- The Washington Times - Wednesday, September 16, 2009


President Obama might have campaigned for hope and change, but his confidence is increasingly challenged in foreign affairs, exposing a weaker America with its military overstretched and its economy damaged, according to a major British think tank.

“As time passes, the limitations on Western and U.S. foreign and security policy may become more evident,” the London-based International Institute for Strategic Studies said in an annual report Tuesday.

“Domestically, Obama may have campaigned on the theme, ‘Yes, we can,’ [but] internationally he may increasingly have to argue, ‘No, we can’t.’ ”

The institute argued that Mr. Obama will have to rely on allies in a “coalition of the relevant” to meet foreign policy threats from Afghanistan to North Korea.

“This year, the international strategic picture was clouded by the international financial and economic crisis and confused by the uncertainty as to how a weakened U.S. … might, under a new president, navigate the international challenges that it confronted,” the institute said in its “Annual Review of World Affairs.”

“Following President Obama’s historic election and the onset of the world’s gravest economic crisis for generations, the questions on many people’s minds were of a dramatic character.

“Will the world move to a more egalitarian political order where the U.S. is less apparently supreme? Will there be lasting geopolitical changes as a result of shifts in the financial balance of power? Might the economic crisis further weaken fragile states and make the challenge of conflict-resolution even more daunting?”


A congressman who helped recruit more than 220 House members to urge Saudi Arabia to make a “dramatic gesture” for Middle East peace said he is disappointed that the desert kingdom rejected their appeal.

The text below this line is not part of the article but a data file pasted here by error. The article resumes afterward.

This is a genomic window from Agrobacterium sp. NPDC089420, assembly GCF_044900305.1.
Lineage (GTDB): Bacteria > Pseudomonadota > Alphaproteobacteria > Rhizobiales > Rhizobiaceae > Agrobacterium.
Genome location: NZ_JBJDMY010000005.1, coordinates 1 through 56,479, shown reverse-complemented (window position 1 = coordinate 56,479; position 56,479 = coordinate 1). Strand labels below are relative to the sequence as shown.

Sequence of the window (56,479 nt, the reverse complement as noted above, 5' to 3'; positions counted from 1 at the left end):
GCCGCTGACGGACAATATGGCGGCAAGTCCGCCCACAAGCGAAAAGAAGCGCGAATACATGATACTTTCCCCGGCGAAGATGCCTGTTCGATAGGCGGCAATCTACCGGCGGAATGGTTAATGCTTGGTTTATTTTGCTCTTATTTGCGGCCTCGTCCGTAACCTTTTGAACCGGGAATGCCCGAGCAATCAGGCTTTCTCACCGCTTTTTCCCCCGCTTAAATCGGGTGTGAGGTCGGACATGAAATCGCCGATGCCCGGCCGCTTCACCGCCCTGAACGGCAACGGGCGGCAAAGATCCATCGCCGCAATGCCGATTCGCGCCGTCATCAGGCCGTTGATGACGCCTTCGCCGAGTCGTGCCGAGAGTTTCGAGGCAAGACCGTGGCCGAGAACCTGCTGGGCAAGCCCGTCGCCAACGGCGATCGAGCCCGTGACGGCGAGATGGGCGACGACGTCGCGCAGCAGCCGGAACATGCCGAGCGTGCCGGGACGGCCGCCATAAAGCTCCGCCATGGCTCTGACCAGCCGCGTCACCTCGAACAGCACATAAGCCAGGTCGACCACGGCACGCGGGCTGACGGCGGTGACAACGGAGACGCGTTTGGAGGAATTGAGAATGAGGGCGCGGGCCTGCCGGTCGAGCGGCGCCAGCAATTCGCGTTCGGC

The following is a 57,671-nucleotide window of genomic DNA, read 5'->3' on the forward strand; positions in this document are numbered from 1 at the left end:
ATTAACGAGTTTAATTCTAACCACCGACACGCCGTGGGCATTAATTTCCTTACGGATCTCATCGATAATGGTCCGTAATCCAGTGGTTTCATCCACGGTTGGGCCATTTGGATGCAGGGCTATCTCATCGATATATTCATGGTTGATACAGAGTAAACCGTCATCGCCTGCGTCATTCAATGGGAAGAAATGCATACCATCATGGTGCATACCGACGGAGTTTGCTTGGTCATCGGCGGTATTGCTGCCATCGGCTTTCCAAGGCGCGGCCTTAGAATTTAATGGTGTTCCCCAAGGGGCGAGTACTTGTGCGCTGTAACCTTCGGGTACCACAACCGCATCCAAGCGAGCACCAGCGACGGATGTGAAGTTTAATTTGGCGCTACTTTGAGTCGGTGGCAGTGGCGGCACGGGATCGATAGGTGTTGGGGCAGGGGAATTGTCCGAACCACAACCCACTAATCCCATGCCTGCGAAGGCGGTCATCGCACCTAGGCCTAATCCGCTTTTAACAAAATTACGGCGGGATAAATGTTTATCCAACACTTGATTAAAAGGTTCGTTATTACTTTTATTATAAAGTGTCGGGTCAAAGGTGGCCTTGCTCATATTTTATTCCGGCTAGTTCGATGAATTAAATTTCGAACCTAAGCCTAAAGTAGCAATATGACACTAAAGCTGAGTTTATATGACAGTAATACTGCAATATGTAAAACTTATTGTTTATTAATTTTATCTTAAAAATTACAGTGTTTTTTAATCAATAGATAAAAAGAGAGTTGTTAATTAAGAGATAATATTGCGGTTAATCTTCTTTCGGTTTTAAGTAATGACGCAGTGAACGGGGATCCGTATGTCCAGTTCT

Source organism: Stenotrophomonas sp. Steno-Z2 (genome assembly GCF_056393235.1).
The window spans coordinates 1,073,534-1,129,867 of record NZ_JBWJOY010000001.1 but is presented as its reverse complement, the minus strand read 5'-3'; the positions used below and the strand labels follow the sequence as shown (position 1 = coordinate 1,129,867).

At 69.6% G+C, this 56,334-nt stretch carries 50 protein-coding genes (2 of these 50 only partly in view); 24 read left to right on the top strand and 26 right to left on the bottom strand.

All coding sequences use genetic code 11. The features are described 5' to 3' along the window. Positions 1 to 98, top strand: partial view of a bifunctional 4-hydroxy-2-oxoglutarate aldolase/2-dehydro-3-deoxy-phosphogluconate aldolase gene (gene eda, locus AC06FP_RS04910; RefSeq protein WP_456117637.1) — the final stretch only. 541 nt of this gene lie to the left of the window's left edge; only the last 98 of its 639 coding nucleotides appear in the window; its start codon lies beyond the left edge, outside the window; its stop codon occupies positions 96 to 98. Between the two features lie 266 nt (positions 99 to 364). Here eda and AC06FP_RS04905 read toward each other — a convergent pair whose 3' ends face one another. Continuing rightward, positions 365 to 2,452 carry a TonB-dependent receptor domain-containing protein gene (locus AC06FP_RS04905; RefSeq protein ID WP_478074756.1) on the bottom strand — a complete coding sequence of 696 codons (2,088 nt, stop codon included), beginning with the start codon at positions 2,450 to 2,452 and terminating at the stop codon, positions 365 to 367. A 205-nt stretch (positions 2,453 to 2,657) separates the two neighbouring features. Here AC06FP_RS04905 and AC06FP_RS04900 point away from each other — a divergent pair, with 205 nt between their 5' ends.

“What’s disappointing is that instead of asserting a leadership role in pursuit of peace, Saudi Arabia only repeats its old position,” Rep. Brad Sherman, California Democrat, told Embassy Row.

Mr. Sherman and his California colleague, Republican Rep. Ed Royce, organized a letter to King Abdullah in July to try to get Saudi Arabia to use its influence as one of the most prominent Arab nations to pursue peace with Israel. They urged the king to “assert a strong leadership role … with a dramatic gesture” toward Israel similar to moves made by Egypt and Jordan, which established diplomatic relations with the Jewish state.

Saudi Ambassador Adel bin Ahmed al-Jubeir, in a letter released Sunday, responded that his country will not engage in peace talks until Israel accepts key preconditions on so-called “final status” issues like permanent borders, Jerusalem and the future of thousands of Palestinian refugees.

Mr. Sherman said those conditions might sound reasonable to Saudi Arabia but hardly to Israel, which claims Jerusalem as its undivided capital and rejects demands that Palestinian refugees resettle in Israel, which could upset the demographic balance that makes Israel a Jewish nation.

Mr. al-Jubeir said his government has no interest in dramatic gestures because past history shows they “will not work.” For example, he cited the vast increase in Jewish settlements on Arab lands since Egypt reached a peace deal in the 1970s.

Mr. Sherman, however, argued that Israel has frequently accepted land-for-peace measures, such as returning the Sinai Peninsula to Egypt after the 1967 war and dismantling settlements in Gaza and withdrawing from the territory.

“Israel shows it can dismantle settlements,” he said.

Call Embassy Row at 202/636-3297, fax 202/832-7278 or e-mail jmorrison@washingtontimes.com.

• James Morrison can be reached at jmorrison@washingtontimes.com.

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